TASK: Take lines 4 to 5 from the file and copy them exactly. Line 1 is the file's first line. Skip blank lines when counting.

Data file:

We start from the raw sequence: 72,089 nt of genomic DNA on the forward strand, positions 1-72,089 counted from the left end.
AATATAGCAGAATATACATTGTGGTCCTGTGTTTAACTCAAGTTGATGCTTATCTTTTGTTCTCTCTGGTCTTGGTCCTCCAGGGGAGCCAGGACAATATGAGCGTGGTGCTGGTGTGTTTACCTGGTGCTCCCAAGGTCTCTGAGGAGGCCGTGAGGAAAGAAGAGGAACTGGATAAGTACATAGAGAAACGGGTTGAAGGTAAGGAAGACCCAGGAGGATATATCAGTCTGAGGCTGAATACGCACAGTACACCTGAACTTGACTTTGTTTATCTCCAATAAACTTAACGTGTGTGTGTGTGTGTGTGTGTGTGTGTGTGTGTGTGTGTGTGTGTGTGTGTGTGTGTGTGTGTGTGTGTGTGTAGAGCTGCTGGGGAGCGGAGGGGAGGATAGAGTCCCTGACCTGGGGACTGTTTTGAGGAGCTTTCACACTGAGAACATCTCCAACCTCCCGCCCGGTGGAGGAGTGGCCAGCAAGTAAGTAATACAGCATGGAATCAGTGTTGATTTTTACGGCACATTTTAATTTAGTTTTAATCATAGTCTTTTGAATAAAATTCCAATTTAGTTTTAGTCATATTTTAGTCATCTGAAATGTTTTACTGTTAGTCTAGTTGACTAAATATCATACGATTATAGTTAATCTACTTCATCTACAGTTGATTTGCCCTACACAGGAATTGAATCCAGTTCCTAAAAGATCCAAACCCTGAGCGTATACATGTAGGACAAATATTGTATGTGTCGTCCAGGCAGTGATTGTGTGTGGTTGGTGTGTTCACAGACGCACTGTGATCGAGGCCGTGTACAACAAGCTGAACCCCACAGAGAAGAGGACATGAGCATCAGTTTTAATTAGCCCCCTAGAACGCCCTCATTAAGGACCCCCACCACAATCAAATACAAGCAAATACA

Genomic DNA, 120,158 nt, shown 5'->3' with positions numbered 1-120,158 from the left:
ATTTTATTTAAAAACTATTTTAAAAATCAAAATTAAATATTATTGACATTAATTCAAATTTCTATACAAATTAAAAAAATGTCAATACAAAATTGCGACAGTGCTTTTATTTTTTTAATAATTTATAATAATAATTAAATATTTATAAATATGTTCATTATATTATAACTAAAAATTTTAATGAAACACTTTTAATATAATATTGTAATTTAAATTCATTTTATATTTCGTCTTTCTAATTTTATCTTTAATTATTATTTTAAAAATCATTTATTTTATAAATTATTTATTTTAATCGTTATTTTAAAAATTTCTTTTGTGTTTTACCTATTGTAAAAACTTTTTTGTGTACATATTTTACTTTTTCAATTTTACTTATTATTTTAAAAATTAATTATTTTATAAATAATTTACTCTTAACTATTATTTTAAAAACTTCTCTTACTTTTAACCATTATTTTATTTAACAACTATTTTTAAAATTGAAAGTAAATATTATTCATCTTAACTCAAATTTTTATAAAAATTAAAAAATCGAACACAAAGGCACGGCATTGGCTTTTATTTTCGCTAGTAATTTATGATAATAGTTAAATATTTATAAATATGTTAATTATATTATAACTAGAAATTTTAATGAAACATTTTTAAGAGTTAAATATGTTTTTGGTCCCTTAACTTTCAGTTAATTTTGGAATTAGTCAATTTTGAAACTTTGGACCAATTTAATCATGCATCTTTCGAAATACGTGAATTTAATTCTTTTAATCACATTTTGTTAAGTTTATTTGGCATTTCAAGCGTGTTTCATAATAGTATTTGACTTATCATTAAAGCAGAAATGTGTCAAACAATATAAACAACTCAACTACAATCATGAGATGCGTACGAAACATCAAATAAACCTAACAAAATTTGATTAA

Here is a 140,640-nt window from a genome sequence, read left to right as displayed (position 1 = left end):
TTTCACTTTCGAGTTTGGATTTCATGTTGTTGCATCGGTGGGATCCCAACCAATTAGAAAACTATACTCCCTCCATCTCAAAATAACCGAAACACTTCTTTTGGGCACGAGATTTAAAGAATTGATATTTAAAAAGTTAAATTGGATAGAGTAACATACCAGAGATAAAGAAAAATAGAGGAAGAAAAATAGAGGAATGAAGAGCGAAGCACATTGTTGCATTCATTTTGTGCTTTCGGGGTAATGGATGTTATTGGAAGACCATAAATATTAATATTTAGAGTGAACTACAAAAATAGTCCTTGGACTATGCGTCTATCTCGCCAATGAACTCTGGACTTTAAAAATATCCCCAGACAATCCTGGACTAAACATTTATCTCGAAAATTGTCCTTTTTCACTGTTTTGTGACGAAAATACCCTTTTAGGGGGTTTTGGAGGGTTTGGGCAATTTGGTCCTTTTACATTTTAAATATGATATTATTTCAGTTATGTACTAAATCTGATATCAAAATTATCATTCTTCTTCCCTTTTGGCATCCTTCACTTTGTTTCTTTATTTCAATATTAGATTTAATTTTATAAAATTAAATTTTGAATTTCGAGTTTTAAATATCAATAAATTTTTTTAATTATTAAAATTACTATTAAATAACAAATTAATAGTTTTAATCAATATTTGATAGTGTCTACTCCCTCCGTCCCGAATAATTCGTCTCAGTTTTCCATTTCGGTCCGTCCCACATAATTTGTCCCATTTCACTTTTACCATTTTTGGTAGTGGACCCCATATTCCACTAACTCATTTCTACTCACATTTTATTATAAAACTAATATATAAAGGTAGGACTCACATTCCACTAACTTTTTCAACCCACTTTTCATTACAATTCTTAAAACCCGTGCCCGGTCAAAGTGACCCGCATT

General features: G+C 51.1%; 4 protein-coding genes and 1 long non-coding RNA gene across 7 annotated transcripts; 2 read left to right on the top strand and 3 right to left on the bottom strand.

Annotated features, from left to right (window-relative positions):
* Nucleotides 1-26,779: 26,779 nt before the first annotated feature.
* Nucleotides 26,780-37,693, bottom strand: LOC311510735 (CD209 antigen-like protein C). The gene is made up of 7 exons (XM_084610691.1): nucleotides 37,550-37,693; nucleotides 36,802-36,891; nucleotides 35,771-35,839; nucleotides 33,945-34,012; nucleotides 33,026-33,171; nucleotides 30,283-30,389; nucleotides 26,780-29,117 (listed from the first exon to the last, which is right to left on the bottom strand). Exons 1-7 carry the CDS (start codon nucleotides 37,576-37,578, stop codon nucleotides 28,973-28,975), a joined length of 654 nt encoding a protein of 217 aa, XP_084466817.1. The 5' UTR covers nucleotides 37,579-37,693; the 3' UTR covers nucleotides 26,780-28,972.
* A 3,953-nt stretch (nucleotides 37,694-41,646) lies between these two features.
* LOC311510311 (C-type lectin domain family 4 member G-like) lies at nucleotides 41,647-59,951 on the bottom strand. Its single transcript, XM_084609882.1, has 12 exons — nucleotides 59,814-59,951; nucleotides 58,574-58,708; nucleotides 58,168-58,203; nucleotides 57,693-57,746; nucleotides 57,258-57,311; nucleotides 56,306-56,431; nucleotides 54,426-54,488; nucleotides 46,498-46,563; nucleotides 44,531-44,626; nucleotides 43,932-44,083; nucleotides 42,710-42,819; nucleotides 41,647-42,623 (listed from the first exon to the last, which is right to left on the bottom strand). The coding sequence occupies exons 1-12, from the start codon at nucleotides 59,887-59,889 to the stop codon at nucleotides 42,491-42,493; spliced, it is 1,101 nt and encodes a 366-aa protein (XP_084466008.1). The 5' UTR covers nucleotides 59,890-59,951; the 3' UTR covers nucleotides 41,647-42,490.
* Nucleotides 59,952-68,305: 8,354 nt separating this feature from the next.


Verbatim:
ATTTTATTTAAAAACTATTTTAAAAATCAAAATTAAATATTATTGACATTAATTCAAATTTCTATACAAATTAAAAAAATGTCAATACAAAATTGCGACAGTGCTTTTATTTTTTTAATAATTTATAATAATAATTAAATATTTATAAATATGTTCATTATATTATAACTAAAAATTTTAATGAAACACTTTTAATATAATATTGTAATTTAAATTCATTTTATATTTCGTCTTTCTAATTTTATCTTTAATTATTATTTTAAAAATCATTTATTTTATAAATTATTTATTTTAATCGTTATTTTAAAAATTTCTTTTGTGTTTTACCTATTGTAAAAACTTTTTTGTGTACATATTTTACTTTTTCAATTTTACTTATTATTTTAAAAATTAATTATTTTATAAATAATTTACTCTTAACTATTATTTTAAAAACTTCTCTTACTTTTAACCATTATTTTATTTAACAACTATTTTTAAAATTGAAAGTAAATATTATTCATCTTAACTCAAATTTTTATAAAAATTAAAAAATCGAACACAAAGGCACGGCATTGGCTTTTATTTTCGCTAGTAATTTATGATAATAGTTAAATATTTATAAATATGTTAATTATATTATAACTAGAAATTTTAATGAAACATTTTTAAGAGTTAAATATGTTTTTGGTCCCTTAACTTTCAGTTAATTTTGGAATTAGTCAATTTTGAAACTTTGGACCAATTTAATCATGCATCTTTCGAAATACGTGAATTTAATTCTTTTAATCACATTTTGTTAAGTTTATTTGGCATTTCAAGCGTGTTTCATAATAGTATTTGACTTATCATTAAAGCAGAAATGTGTCAAACAATATAAACAACTCAACTACAATCATGAGATGCGTACGAAACATCAAATAAACCTAACAAAATTTGATTAA

Here is a 140,640-nt window from a genome sequence, read left to right as displayed (position 1 = left end):